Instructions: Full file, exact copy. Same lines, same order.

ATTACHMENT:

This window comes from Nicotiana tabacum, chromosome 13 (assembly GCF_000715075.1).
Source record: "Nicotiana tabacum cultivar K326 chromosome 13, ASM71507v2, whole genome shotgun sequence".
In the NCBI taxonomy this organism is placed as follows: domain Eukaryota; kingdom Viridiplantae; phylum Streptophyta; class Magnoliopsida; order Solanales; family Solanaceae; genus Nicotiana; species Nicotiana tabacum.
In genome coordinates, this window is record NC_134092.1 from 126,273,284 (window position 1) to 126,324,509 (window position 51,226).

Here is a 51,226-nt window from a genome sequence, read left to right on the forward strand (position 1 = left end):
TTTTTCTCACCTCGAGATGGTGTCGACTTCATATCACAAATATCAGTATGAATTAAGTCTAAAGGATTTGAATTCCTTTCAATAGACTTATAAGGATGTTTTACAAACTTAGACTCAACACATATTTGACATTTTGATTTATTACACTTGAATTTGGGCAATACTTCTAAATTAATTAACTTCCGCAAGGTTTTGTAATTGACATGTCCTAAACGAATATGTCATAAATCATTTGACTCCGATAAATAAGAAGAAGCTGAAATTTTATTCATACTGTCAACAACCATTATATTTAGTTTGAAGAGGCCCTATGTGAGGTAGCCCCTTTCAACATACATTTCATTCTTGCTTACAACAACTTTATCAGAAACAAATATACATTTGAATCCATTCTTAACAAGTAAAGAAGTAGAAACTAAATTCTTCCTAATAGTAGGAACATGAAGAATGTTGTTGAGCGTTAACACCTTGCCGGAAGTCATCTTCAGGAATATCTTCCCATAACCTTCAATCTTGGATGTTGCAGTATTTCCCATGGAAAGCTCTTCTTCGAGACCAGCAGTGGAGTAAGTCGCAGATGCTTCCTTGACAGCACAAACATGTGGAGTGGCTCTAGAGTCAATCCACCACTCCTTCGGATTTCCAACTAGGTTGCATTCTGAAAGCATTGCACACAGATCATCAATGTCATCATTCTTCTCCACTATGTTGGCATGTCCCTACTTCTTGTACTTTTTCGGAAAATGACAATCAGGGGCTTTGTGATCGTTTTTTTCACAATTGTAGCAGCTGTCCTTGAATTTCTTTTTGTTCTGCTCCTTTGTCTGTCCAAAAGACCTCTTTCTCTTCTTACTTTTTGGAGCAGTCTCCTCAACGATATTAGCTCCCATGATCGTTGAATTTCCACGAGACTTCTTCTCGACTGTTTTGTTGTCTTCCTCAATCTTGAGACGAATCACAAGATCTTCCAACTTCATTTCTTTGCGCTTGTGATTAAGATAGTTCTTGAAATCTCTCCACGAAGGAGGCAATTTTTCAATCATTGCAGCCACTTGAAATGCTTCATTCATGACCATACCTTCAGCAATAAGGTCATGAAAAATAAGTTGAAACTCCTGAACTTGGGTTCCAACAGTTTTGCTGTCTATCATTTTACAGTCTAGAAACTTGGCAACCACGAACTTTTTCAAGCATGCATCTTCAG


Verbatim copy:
This window comes from Nicotiana tabacum, chromosome 13 (assembly GCF_000715075.1).
Source record: "Nicotiana tabacum cultivar K326 chromosome 13, ASM71507v2, whole genome shotgun sequence".
In the NCBI taxonomy this organism is placed as follows: domain Eukaryota; kingdom Viridiplantae; phylum Streptophyta; class Magnoliopsida; order Solanales; family Solanaceae; genus Nicotiana; species Nicotiana tabacum.
In genome coordinates, this window is record NC_134092.1 from 126,273,284 (window position 1) to 126,324,509 (window position 51,226).

Here is a 51,226-nt window from a genome sequence, read left to right on the forward strand (position 1 = left end):
TTTTTCTCACCTCGAGATGGTGTCGACTTCATATCACAAATATCAGTATGAATTAAGTCTAAAGGATTTGAATTCCTTTCAATAGACTTATAAGGATGTTTTACAAACTTAGACTCAACACATATTTGACATTTTGATTTATTACACTTGAATTTGGGCAATACTTCTAAATTAATTAACTTCCGCAAGGTTTTGTAATTGACATGTCCTAAACGAATATGTCATAAATCATTTGACTCCGATAAATAAGAAGAAGCTGAAATTTTATTCATACTGTCAACAACCATTATATTTAGTTTGAAGAGGCCCTATGTGAGGTAGCCCCTTTCAACATACATTTCATTCTTGCTTACAACAACTTTATCAGAAACAAATATACATTTGAATCCATTCTTAACAAGTAAAGAAGTAGAAACTAAATTCTTCCTAATAGTAGGAACATGAAGAATGTTGTTGAGCGTTAACACCTTGCCGGAAGTCATCTTCAGGAATATCTTCCCATAACCTTCAATCTTGGATGTTGCAGTATTTCCCATGGAAAGCTCTTCTTCGAGACCAGCAGTGGAGTAAGTCGCAGATGCTTCCTTGACAGCACAAACATGTGGAGTGGCTCTAGAGTCAATCCACCACTCCTTCGGATTTCCAACTAGGTTGCATTCTGAAAGCATTGCACACAGATCATCAATGTCATCATTCTTCTCCACTATGTTGGCATGTCCCTACTTCTTGTACTTTTTCGGAAAATGACAATCAGGGGCTTTGTGATCGTTTTTTTCACAATTGTAGCAGCTGTCCTTGAATTTCTTTTTGTTCTGCTCCTTTGTCTGTCCAAAAGACCTCTTTCTCTTCTTACTTTTTGGAGCAGTCTCCTCAACGATATTAGCTCCCATGATCGTTGAATTTCCACGAGACTTCTTCTCGACTGTTTTGTTGTCTTCCTCAATCTTGAGACGAATCACAAGATCTTCCAACTTCATTTCTTTGCGCTTGTGATTAAGATAGTTCTTGAAATCTCTCCACGAAGGAGGCAATTTTTCAATCATTGCAGCCACTTGAAATGCTTCATTCATGACCATACCTTCAGCAATAAGGTCATGAAAAATAAGTTGAAACTCCTGAACTTGGGTTCCAACAGTTTTGCTGTCTATCATTTTACAGTCTAGAAACTTGGCAACCACGAACTTTTTCAAGCATGCATCTTCAG